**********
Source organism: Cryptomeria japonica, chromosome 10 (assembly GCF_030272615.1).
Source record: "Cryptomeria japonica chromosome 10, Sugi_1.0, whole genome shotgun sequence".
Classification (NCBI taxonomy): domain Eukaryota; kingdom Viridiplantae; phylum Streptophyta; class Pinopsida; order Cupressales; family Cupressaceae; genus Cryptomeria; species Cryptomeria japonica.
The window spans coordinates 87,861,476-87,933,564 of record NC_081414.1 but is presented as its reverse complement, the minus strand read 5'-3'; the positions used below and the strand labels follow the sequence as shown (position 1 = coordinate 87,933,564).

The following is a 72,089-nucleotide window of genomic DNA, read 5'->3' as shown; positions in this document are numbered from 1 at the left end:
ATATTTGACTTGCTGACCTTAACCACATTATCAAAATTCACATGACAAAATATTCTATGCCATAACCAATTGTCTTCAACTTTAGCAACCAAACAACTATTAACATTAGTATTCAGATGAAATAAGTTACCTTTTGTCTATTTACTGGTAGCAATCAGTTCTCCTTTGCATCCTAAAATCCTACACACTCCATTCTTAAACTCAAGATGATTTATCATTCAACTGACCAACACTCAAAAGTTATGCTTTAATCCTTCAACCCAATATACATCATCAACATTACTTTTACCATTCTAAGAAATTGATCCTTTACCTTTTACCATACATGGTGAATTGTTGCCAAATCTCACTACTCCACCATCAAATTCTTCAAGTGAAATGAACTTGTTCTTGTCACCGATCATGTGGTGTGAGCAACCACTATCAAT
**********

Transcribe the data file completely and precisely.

Source organism: Cryptomeria japonica, chromosome 10 (assembly GCF_030272615.1).
Source record: "Cryptomeria japonica chromosome 10, Sugi_1.0, whole genome shotgun sequence".
Classification (NCBI taxonomy): domain Eukaryota; kingdom Viridiplantae; phylum Streptophyta; class Pinopsida; order Cupressales; family Cupressaceae; genus Cryptomeria; species Cryptomeria japonica.
The window spans coordinates 87,861,476-87,933,564 of record NC_081414.1 but is presented as its reverse complement, the minus strand read 5'-3'; the positions used below and the strand labels follow the sequence as shown (position 1 = coordinate 87,933,564).

The following is a 72,089-nucleotide window of genomic DNA, read 5'->3' as shown; positions in this document are numbered from 1 at the left end:
ATATTTGACTTGCTGACCTTAACCACATTATCAAAATTCACATGACAAAATATTCTATGCCATAACCAATTGTCTTCAACTTTAGCAACCAAACAACTATTAACATTAGTATTCAGATGAAATAAGTTACCTTTTGTCTATTTACTGGTAGCAATCAGTTCTCCTTTGCATCCTAAAATCCTACACACTCCATTCTTAAACTCAAGATGATTTATCATTCAACTGACCAACACTCAAAAGTTATGCTTTAATCCTTCAACCCAATATACATCATCAACATTACTTTTACCATTCTAAGAAATTGATCCTTTACCTTTTACCATACATGGTGAATTGTTGCCAAATCTCACTACTCCACCATCAAATTCTTCAAGTGAAATGAACTTGTTCTTGTCACCGATCATGTGGTGTGAGCAACCACTATCAAT